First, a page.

In a paper to be published in the South African Journal of Science1, the two researchers have estimated how much uranium the reservoir could contain. They note that uranium and its decay product plutonium are more readily incorporated into calcium silicate perovskite, a mineral which makes up 5% of the lower mantle, than into the two other minerals that make up this part of the deep earth. This concentrates the radioactive elements into a small volume.
All the same, the calculations show that an isolated, 4.5-billion-year-old reservoir at the core-mantle boundary would contain 20 times too low a concentration of these elements to ignite a chain reaction. That, however, is not a large deficit. De Meijer and van Westrenen say that melting and other geological processes could quite conceivably concentrate up the fissile material further until it crosses the ignition threshold.
In fact, they say, if there wasn’t this initial shortfall then the whole of the core-mantle boundary might conceivably have become a live nuclear reactor.
Bill McDonough, a geochemist at the University of Maryland in College Park, thinks that the idea of concentrating radioactive elements in a calcium perovskite reservoir at the base of the mantle is “eminently more credible” than previous proposals for how georeactors might form. “The authors have thought hard about this,” he says, but cautions that “the hypothesis requires that all conditions be just right for it to work”.
Such a reactor would probably function as a 'breeder' reactor, generating plutonium fuel as it burns the original uranium. This means that such reactors could still be running today. What's more, because the other decay products include helium and xenon, this could help to explain the confusing ratios of these elements in volcanic magma, van Westrenen suggests.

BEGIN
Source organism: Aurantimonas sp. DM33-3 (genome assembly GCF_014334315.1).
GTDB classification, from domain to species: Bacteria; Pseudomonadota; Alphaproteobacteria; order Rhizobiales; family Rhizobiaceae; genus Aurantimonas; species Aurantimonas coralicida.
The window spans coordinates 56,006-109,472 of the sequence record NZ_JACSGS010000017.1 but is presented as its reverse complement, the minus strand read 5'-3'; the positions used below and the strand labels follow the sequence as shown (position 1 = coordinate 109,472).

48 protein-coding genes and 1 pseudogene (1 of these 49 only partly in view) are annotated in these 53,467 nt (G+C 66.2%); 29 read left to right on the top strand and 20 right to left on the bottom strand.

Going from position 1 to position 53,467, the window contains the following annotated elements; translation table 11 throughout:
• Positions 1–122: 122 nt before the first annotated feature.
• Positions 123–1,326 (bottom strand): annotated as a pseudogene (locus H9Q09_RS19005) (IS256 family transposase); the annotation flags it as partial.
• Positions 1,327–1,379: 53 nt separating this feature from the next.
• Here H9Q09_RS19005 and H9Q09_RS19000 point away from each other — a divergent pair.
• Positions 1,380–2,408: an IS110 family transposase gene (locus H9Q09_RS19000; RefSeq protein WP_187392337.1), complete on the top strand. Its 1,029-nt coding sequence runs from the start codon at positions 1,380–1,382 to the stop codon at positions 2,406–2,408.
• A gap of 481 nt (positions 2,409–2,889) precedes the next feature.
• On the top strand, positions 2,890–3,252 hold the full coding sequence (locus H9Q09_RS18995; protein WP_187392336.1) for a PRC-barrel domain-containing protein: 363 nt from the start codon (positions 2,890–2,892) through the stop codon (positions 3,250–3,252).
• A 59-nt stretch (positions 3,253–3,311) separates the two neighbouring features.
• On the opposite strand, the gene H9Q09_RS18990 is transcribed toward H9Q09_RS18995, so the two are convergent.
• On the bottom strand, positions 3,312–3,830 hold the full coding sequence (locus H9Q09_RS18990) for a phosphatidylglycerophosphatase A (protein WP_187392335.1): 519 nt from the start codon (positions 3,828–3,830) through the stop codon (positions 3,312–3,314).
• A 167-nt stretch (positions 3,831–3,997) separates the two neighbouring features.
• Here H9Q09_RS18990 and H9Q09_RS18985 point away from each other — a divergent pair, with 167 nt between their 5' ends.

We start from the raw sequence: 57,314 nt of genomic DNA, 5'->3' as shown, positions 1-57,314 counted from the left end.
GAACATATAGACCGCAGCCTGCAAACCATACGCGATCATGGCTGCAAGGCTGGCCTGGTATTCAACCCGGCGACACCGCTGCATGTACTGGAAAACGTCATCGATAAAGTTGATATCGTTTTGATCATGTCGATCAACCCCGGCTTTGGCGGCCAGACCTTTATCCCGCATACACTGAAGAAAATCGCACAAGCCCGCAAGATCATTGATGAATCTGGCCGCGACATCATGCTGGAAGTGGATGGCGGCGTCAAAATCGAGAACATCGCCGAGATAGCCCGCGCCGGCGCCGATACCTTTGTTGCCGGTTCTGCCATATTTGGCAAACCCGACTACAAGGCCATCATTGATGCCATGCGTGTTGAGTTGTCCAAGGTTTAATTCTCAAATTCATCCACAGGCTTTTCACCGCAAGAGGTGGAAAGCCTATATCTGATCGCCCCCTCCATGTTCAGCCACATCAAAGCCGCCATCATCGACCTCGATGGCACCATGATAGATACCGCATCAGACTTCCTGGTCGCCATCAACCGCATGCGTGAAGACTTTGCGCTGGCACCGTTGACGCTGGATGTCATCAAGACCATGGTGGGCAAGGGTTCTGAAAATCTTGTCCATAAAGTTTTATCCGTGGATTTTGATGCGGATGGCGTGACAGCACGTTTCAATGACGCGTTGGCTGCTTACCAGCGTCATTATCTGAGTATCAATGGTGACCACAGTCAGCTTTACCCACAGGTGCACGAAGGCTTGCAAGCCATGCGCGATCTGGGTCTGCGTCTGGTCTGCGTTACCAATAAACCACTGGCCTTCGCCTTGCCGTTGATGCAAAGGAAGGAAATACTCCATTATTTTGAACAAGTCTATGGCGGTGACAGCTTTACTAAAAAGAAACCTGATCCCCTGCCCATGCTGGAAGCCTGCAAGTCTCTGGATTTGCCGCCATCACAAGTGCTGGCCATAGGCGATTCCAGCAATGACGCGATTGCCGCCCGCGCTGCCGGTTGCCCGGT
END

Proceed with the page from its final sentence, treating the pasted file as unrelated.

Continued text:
Proving the unseen
Balancing these ratios would require a nuclear reactor roughly 1,000 times more powerful than a typical man-made reactor, although van Westrenen points out that this power output is entirely possible, and would represent only a small proportion of the heat that escapes from Earth's surface.
How can the existence of these reactors some 3,000 kilometres beneath our feet be proved? De Meijer and Westrenen say that the reactions will generate very light subatomic particles called antineutrinos, which can mostly pass right through Earth and so could be detected by instruments at the surface. Such particles produced by nuclear decay in the mantle have already been seen by a neutrino detector in Japan4.
Neutrino detectors that can sense the direction from which such particles came are now being planned. De Meijer and van Westrenen are both members of a Dutch collaboration called Stichting EARTH, which is aiming to develop such detectors for three-dimensional tomographic mapping of antineutrino sources in the earth. A georeactor would show up in such a survey as a particularly intense, localized source at the core-mantle boundary.
de Meijer, R. J. & van Westrenen, W. S. Afr. J. Sci. (in the press).
Boyet, M. & Carlson, R. W. Science 309, 576–581 (2005).
Carlson, R. W., Boyet, M., Horan, M. Science 316, 1175–1178 (2007).
Araki, T. et al. Nature 436, 499–503 (2005).